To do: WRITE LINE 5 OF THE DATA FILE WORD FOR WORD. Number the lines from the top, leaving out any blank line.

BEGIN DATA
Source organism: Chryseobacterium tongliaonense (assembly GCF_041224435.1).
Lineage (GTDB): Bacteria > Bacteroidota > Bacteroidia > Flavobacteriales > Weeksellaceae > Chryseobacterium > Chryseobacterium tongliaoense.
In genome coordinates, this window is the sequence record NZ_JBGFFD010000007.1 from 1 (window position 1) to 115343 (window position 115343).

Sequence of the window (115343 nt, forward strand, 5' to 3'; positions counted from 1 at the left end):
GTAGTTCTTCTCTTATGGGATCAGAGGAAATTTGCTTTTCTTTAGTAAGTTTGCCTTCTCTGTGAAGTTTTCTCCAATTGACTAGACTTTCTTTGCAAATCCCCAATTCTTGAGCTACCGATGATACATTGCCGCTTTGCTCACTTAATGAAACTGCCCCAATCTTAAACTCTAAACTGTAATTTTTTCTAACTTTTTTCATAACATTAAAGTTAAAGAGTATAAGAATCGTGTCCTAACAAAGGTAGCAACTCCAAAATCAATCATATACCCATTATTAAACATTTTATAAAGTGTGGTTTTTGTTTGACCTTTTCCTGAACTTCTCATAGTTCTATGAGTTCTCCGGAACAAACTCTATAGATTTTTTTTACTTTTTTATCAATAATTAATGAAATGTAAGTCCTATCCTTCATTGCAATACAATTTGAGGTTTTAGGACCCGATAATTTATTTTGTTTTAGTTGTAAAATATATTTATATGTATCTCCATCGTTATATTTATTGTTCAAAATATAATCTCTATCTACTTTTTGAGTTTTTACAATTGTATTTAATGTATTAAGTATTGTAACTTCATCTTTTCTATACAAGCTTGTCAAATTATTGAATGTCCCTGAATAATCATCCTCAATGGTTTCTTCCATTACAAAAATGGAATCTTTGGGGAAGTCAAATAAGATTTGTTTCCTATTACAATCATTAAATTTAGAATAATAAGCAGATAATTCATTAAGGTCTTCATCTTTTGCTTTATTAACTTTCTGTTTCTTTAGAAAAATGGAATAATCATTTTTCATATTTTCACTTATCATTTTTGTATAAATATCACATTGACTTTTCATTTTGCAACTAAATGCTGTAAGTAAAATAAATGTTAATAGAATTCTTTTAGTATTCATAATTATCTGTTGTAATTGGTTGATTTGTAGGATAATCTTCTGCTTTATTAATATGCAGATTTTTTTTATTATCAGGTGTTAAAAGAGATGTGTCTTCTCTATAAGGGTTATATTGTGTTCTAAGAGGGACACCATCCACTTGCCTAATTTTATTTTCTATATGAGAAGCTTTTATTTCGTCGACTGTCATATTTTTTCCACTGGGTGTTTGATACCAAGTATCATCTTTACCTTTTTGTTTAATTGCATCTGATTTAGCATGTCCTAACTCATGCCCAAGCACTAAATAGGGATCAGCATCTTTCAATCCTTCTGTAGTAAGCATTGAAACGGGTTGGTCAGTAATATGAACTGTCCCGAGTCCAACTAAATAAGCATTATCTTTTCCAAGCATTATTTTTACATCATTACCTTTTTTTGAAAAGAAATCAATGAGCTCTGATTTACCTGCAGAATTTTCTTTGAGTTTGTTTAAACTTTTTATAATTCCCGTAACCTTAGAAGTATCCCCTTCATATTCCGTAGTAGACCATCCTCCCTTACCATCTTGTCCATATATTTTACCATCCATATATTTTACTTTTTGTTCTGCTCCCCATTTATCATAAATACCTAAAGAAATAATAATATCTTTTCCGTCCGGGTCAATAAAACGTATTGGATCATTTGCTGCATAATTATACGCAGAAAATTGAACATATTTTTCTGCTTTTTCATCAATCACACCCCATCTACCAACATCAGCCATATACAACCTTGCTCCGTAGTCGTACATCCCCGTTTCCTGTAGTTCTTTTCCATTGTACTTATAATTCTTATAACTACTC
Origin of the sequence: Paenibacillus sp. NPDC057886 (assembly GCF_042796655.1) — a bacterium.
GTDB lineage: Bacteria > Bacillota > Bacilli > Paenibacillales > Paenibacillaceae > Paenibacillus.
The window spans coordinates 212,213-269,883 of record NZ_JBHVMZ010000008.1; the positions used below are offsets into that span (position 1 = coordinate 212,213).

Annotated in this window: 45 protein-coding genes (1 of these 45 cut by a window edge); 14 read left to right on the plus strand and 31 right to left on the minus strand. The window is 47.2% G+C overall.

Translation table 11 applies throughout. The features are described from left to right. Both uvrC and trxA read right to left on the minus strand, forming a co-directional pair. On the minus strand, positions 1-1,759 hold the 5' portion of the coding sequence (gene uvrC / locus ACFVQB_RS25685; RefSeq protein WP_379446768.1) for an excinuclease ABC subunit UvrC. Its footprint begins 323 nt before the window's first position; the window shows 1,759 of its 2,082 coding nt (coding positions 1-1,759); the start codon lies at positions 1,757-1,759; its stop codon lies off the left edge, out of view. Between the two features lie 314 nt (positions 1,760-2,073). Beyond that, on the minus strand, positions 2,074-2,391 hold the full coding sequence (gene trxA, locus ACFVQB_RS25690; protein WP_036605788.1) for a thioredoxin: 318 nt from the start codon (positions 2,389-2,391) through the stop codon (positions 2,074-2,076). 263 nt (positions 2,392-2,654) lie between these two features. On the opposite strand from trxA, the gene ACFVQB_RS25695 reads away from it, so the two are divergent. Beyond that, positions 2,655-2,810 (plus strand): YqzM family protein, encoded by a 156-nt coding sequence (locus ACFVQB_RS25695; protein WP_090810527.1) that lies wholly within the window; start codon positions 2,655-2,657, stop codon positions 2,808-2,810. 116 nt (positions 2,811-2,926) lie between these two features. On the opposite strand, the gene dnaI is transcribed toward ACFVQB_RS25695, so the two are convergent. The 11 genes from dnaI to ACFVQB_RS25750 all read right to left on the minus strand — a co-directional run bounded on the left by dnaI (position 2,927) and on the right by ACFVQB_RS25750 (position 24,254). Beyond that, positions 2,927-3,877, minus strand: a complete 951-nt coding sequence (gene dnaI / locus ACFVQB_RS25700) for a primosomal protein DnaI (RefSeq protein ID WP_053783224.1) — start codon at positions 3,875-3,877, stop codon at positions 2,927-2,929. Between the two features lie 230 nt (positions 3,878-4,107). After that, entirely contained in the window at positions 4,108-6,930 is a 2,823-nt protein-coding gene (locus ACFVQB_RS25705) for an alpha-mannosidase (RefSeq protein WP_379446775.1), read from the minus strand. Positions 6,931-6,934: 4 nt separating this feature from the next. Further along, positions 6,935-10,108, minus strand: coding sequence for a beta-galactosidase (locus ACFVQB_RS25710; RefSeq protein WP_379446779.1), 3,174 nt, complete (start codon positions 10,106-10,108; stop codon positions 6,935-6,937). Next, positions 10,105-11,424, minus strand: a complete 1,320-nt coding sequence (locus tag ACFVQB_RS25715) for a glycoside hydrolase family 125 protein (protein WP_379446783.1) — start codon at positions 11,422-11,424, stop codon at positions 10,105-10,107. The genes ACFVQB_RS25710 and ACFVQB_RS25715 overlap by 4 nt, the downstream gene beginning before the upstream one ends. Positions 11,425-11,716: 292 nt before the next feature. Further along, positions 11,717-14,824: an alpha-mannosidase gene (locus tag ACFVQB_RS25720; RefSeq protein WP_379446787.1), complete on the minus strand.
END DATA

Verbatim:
GTAGTTCTTCTCTTATGGGATCAGAGGAAATTTGCTTTTCTTTAGTAAGTTTGCCTTCTCTGTGAAGTTTTCTCCAATTGACTAGACTTTCTTTGCAAATCCCCAATTCTTGAGCTACCGATGATACATTGCCGCTTTGCTCACTTAATGAAACTGCCCCAATCTTAAACTCTAAACTGTAATTTTTTCTAACTTTTTTCATAACATTAAAGTTAAAGAGTATAAGAATCGTGTCCTAACAAAGGTAGCAACTCCAAAATCAATCATATACCCATTATTAAACATTTTATAAAGTGTGGTTTTTGTTTGACCTTTTCCTGAACTTCTCATAGTTCTATGAGTTCTCCGGAACAAACTCTATAGATTTTTTTTACTTTTTTATCAATAATTAATGAAATGTAAGTCCTATCCTTCATTGCAATACAATTTGAGGTTTTAGGACCCGATAATTTATTTTGTTTTAGTTGTAAAATATATTTATATGTATCTCCATCGTTATATTTATTGTTCAAAATATAATCTCTATCTACTTTTTGAGTTTTTACAATTGTATTTAATGTATTAAGTATTGTAACTTCATCTTTTCTATACAAGCTTGTCAAATTATTGAATGTCCCTGAATAATCATCCTCAATGGTTTCTTCCATTACAAAAATGGAATCTTTGGGGAAGTCAAATAAGATTTGTTTCCTATTACAATCATTAAATTTAGAATAATAAGCAGATAATTCATTAAGGTCTTCATCTTTTGCTTTATTAACTTTCTGTTTCTTTAGAAAAATGGAATAATCATTTTTCATATTTTCACTTATCATTTTTGTATAAATATCACATTGACTTTTCATTTTGCAACTAAATGCTGTAAGTAAAATAAATGTTAATAGAATTCTTTTAGTATTCATAATTATCTGTTGTAATTGGTTGATTTGTAGGATAATCTTCTGCTTTATTAATATGCAGATTTTTTTTATTATCAGGTGTTAAAAGAGATGTGTCTTCTCTATAAGGGTTATATTGTGTTCTAAGAGGGACACCATCCACTTGCCTAATTTTATTTTCTATATGAGAAGCTTTTATTTCGTCGACTGTCATATTTTTTCCACTGGGTGTTTGATACCAAGTATCATCTTTACCTTTTTGTTTAATTGCATCTGATTTAGCATGTCCTAACTCATGCCCAAGCACTAAATAGGGATCAGCATCTTTCAATCCTTCTGTAGTAAGCATTGAAACGGGTTGGTCAGTAATATGAACTGTCCCGAGTCCAACTAAATAAGCATTATCTTTTCCAAGCATTATTTTTACATCATTACCTTTTTTTGAAAAGAAATCAATGAGCTCTGATTTACCTGCAGAATTTTCTTTGAGTTTGTTTAAACTTTTTATAATTCCCGTAACCTTAGAAGTATCCCCTTCATATTCCGTAGTAGACCATCCTCCCTTACCATCTTGTCCATATATTTTACCATCCATATATTTTACTTTTTGTTCTGCTCCCCATTTATCATAAATACCTAAAGAAATAATAATATCTTTTCCGTCCGGGTCAATAAAACGTATTGGATCATTTGCTGCATAATTATACGCAGAAAATTGAACATATTTTTCTGCTTTTTCATCAATCACACCCCATCTACCAACATCAGCCATATACAACCTTGCTCCGTAGTCGTACATCCCCGTTTCCTGTAGTTCTTTTCCATTGTACTTATAATTCTTATAACTACTC